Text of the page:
The Victorian opposition’s cheap public transport election promise might be good politics, but is it good policy?


Despite all the billions of dollars committed and promised on Victoria’s beleaguered health system this election campaign, it will be cost of living that looms as the major issue for voters when they begin to cast their ballots in 34 days’ time.

Interest rates rises are already hurting household budgets and it is likely another rate hike will be delivered three weeks out from election day.

So, voters will be looking to both sides of politics to see who can deliver them some relief.

Labor has already handed out $250 for people to visit a power price comparison service and Matthew Guy’s opposition entered this discussion over the weekend with an easy-to-understand election pitch to voters of cheap local public transport, followed by a commitment on Tuesday to halve V/Line fares.

It marks a move away from the near-daily focus on the health system, at which both sides of politics have pledged billions of dollars.

The opposition’s promise of $2 daily local public transport fares is likely to provide the biggest cut-through of the Coalition’s campaign, so far.

Their policy is simple, it’s memorable and would be delivered almost straight away (next financial year).

“It’s straightforward, it’s easy. It helps with cost pressures that families are experiencing,” Mr Guy said on Monday during his first day selling the policy in Melbourne’s CBD.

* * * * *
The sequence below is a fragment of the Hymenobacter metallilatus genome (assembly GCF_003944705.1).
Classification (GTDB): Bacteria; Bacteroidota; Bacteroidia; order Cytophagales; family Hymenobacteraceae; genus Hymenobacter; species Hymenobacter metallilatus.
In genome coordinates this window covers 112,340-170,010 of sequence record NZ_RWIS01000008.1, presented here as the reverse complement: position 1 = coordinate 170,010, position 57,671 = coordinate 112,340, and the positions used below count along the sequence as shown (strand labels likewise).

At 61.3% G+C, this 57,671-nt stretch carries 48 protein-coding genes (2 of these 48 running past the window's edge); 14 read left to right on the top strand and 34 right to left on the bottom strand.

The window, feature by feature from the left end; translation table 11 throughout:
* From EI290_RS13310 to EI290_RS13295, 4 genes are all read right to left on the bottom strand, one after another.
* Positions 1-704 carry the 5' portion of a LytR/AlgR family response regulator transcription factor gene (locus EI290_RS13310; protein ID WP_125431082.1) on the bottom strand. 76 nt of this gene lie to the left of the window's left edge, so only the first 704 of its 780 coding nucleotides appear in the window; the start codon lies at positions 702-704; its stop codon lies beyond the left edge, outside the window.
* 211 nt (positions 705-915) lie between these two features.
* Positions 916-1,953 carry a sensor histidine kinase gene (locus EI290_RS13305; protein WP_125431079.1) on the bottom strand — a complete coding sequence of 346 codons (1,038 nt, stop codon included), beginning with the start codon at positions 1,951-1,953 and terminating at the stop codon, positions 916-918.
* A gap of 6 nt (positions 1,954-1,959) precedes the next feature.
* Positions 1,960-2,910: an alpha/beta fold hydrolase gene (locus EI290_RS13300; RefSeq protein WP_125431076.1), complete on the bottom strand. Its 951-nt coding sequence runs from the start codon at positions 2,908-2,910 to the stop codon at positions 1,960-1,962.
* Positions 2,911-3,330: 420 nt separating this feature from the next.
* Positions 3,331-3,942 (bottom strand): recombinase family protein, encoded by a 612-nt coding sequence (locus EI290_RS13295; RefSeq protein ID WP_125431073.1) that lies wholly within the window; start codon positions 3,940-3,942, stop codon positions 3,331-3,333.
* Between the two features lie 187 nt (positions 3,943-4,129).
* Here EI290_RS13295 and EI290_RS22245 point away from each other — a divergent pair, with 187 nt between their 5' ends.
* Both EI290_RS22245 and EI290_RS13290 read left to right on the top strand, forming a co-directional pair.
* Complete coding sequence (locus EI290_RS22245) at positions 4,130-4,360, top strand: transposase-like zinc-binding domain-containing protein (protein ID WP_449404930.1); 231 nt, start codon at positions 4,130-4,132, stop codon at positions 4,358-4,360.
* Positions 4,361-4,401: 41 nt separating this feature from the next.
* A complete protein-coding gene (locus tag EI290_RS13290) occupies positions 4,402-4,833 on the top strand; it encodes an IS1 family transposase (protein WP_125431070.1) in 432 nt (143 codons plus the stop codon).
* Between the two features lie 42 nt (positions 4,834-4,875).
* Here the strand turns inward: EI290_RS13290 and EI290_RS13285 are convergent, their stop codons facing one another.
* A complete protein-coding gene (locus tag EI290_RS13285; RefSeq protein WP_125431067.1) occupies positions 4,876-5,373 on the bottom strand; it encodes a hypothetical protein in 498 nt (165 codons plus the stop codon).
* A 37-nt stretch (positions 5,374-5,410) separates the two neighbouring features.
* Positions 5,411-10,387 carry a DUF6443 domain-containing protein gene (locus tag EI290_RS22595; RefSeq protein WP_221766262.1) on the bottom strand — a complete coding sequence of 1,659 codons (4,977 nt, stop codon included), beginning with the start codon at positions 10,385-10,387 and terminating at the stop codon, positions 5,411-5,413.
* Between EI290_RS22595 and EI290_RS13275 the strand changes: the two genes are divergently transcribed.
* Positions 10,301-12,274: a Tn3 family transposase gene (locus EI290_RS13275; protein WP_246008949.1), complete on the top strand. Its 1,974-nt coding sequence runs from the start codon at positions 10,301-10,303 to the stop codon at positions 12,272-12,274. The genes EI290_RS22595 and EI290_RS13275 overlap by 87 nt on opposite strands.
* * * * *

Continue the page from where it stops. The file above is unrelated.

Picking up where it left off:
The Victorian opposition’s cheap public transport election promise might be good politics, but is it good policy?
Matthew Guy’s election campaign has mostly been based around health spending.(AAP: Joel Carrett)

Even some of his opponents privately concede that it is a good piece of politics, especially for disengaged voters.

However, delve a little deeper and there are some big questions about how the cheaper tickets will affect Victoria, and whether or not it is a good piece of public policy.

Not much public transport use in outer suburbs

Strategists believe the policy is also unlikely to be a vote shifter in the outer suburbs, where public transport use is less, and where the key battleground electorates are located.

“The people who benefit from the reduction in fares are those where the services are already good quality. That tends to be wealthier households in the inner- and middle-suburbs,” RMIT Professor Jago Dodson says.

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